So we include it all, but in different ways, each of us having our own unique set of traits, even as we cultivate intimacy not just with our own traits, but also with our collective traits. I may include the junkie in my being, but this does not necessarily mean that I therefore have an inner junkie! Intimacy with the junkie does not mean fusion with that one, but rather a relational closeness that permits as much clear focus as compassion. Turning toward the junkie does not mean that we approve of or condone that one’s behavior, but that we are refusing to exclude that one from our being. Such inclusion does not mean an abandoning or collapsing of our personal boundaries, but rather a discerning expansion of them.

You ask: With the “inner rapist” concept being used in integral healing circles, is there a danger of trivializing rape?


It’s also important to only use the term “inner rapist” for those who actually have some sort of desire to rape, and to also know what we are speaking of when we use the word “rape.” Using the word “rape” to describe activities other than actual rape lessens the impact that such violation should have on us, straying dangerously close to normalizing it.

You also ask: So, does the integral movement assume that all men are the same in this, even to the same degrees and extremes? Can things be so simplist so as to discount human uniqueness even in matters of sexuality and the extreme expressions of rape, whether the manifestation is inward or outward?

I don’t know about “the integral movement” (which is far from a single entity!), but I do not assume that all men are the same in this, as described earlier. A mature man does not have an inner rapist (and this is also true of some immature men). He has within himself the ingredients for rape, but no mixing bowl or beaters or baking pan for them. At the same time, he knowingly includes in himself every sort of man, holding them all with resolute compassion, allowing none to assume the throne of self other than his true nature. - Robert Augustus Masters


Booster said...

Deep and dark... A lot of judgement interwoven here too. Let's not forget that the depth of our exploration depends greatly on our ability to drop our opinions. We cannot not absolve our accountibility, but when exploring dark places we must be extra careful not to scare off the inner observer with judgements.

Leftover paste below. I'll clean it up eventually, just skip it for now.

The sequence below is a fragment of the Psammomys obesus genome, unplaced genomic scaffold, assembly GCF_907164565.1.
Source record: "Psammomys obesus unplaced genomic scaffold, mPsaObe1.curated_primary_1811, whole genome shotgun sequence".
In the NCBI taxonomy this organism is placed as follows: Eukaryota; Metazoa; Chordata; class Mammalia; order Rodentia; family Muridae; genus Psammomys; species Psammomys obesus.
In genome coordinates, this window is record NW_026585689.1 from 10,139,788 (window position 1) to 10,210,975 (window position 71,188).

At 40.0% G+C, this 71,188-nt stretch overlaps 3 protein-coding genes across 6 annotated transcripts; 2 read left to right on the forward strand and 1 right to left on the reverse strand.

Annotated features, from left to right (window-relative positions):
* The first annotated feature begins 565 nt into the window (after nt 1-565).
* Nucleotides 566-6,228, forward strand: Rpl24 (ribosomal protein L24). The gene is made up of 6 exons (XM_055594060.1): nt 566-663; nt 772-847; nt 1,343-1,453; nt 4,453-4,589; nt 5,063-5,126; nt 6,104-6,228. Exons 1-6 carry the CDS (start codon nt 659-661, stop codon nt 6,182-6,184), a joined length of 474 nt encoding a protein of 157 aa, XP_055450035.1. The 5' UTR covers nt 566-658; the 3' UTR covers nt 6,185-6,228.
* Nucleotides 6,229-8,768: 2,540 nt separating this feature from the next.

Robert's post is highly nuanced, he distinguishes the "ingredients" for rape from the desire for rape based on whether or not empathy is present. Empathy is not always present in the best of men, so if empathy is impermanent, it follows that all men have inner rapists, to some degree, some of the time.

But I strongly agree with his point on making a distinction between intellectually reflecting on rape and actually embodying it. Fantasy is disconnected from the much of fuller self that is present in reality. When confronted with violence first hand, our reaction is likely to be quite different.

Before those of us confident in our "non-rapist" selves get too comfortable, let us also remember the definition of rape is broader than the acts of deranged sadists. Anytime you manipulate, force, or sequester someone into sexual compliance it's rape. One could argue that getting a woman drunk so that she sleeps with you, even qualifies. Whenever a connection lacks empathy, it's not really a connection, and therefore it's control to some degree. It's tricky.

Anonymous said...

In college I heard Elie Wiesel and Maya Angelou speak. One key point they made was that "if one of my fellow human beings has the capacity to commit an act of murder, then so too do I have that capacity." I believe this to be true. However, I do not believe then that all men have inner rapists. Booster states that because empathy is not always present, which is quite true, then all men must have inner rapists. That is an error in logical thinking (Although I can't remember the term). Just because one may not like a person doesn't mean one would murder that person.

To say that because we are human we all have similar capacities for emotions, thoughts, and actions does not mean that we all have those traits. Not all children are good at sports, yet all can play sports. Nor does it mean that we all carry the same shadows.